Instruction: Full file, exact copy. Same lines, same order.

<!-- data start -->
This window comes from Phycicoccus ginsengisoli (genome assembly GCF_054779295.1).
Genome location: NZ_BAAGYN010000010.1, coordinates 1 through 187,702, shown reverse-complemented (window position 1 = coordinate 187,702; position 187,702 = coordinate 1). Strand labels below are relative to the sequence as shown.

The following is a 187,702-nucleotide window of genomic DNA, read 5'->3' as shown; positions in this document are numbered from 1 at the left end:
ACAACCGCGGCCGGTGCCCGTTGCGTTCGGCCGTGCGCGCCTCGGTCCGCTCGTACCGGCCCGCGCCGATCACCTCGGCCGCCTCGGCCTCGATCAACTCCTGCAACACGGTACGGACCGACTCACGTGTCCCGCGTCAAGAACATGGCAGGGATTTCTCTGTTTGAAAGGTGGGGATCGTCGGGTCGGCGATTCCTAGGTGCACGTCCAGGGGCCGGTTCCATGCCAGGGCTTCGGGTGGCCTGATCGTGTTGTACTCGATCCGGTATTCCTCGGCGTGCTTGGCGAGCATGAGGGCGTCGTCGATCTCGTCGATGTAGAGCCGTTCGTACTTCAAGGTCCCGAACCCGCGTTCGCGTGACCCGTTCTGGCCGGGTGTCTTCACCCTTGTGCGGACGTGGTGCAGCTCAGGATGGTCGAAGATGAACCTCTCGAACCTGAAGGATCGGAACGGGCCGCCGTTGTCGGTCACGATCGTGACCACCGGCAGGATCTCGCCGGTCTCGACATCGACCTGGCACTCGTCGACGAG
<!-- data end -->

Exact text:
This window comes from Phycicoccus ginsengisoli (genome assembly GCF_054779295.1).
Genome location: NZ_BAAGYN010000010.1, coordinates 1 through 187,702, shown reverse-complemented (window position 1 = coordinate 187,702; position 187,702 = coordinate 1). Strand labels below are relative to the sequence as shown.

The following is a 187,702-nucleotide window of genomic DNA, read 5'->3' as shown; positions in this document are numbered from 1 at the left end:
ACAACCGCGGCCGGTGCCCGTTGCGTTCGGCCGTGCGCGCCTCGGTCCGCTCGTACCGGCCCGCGCCGATCACCTCGGCCGCCTCGGCCTCGATCAACTCCTGCAACACGGTACGGACCGACTCACGTGTCCCGCGTCAAGAACATGGCAGGGATTTCTCTGTTTGAAAGGTGGGGATCGTCGGGTCGGCGATTCCTAGGTGCACGTCCAGGGGCCGGTTCCATGCCAGGGCTTCGGGTGGCCTGATCGTGTTGTACTCGATCCGGTATTCCTCGGCGTGCTTGGCGAGCATGAGGGCGTCGTCGATCTCGTCGATGTAGAGCCGTTCGTACTTCAAGGTCCCGAACCCGCGTTCGCGTGACCCGTTCTGGCCGGGTGTCTTCACCCTTGTGCGGACGTGGTGCAGCTCAGGATGGTCGAAGATGAACCTCTCGAACCTGAAGGATCGGAACGGGCCGCCGTTGTCGGTCACGATCGTGACCACCGGCAGGATCTCGCCGGTCTCGACATCGACCTGGCACTCGTCGACGAG